Fig. 2
figure2

Bell pair creation. a Real component of the density matrix. b Expectation values of two-qubit Pauli operators. We create a Bell state between two remote qubits, one on each module. This is achieved by first applying the \(\sqrt {i{\mathrm{SWAP}}}\) gate between the excited qubit 1 and the communication mode, which is implemented by a sideband modulation pulse to qubit 1 to perform a π/2 rotation. A similar pulse, this time a π rotation, applied to the second qubit performs an iSWAP that transfers the entanglement from the communimation mode to the second qubit. As shown in the inset, we implement the two pulses simultaneously to reduce decoherence. We obtain the resulting Bell state with fidelity \(\left\langle {{\mathrm{\Psi }}^ + } \right|\rho _{{\mathrm{exp}}}\left| {{\mathrm{\Psi }}^ + } \right\rangle\) = 79.3 ± 0.3%

Methods

Photonic communication by parametric interaction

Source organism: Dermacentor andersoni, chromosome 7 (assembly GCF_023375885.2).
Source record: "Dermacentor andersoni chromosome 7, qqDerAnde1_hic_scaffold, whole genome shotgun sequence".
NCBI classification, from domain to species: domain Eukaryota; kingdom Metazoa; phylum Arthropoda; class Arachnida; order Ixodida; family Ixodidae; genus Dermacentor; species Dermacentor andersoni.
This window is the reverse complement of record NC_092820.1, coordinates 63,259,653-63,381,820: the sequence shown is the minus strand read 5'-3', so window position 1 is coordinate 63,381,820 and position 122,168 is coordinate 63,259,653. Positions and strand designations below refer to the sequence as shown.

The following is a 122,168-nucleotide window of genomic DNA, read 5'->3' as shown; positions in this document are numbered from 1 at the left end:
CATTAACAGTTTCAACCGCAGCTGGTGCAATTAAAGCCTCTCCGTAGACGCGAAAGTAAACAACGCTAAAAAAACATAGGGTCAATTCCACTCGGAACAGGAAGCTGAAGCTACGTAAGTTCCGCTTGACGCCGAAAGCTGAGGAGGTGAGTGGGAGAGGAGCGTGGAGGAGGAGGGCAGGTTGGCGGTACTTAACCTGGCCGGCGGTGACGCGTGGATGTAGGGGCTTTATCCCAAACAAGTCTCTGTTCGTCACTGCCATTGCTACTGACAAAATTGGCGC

Each chip consists of a single flux-tunable transmon and two additional resonators.38 The first of these resonators is used for readout, and the second is coupled to the coaxial cable to enable the inter-module communication. The transmon can resonantly couple to the communication resonator through parametric flux modulation to realize inter-module photonic communications. Figure 3 shows a schematic of our two modules. The readout resonators have frequencies [module 1: 5.7463 GHz; module 2: 5.7405 GHz], and the communication resonators have frequencies [≈7.88 GHz, see the appendix for detailed analysis of parameters]. We operate the transmons at the static frequency of [1: 4.7685 GHz; 2: 4.7420 GHz] with an anharmonicity of [1: 109.8 MHz; 2: 109.9 MHz]. Each chip also has an eight-bit quantum memory39 with eigenmode frequencies spanning from 5.8 to 7.7 GHz. These quantum memory modes can be utilized for universal quantum computation on each module locally but are not used in this work.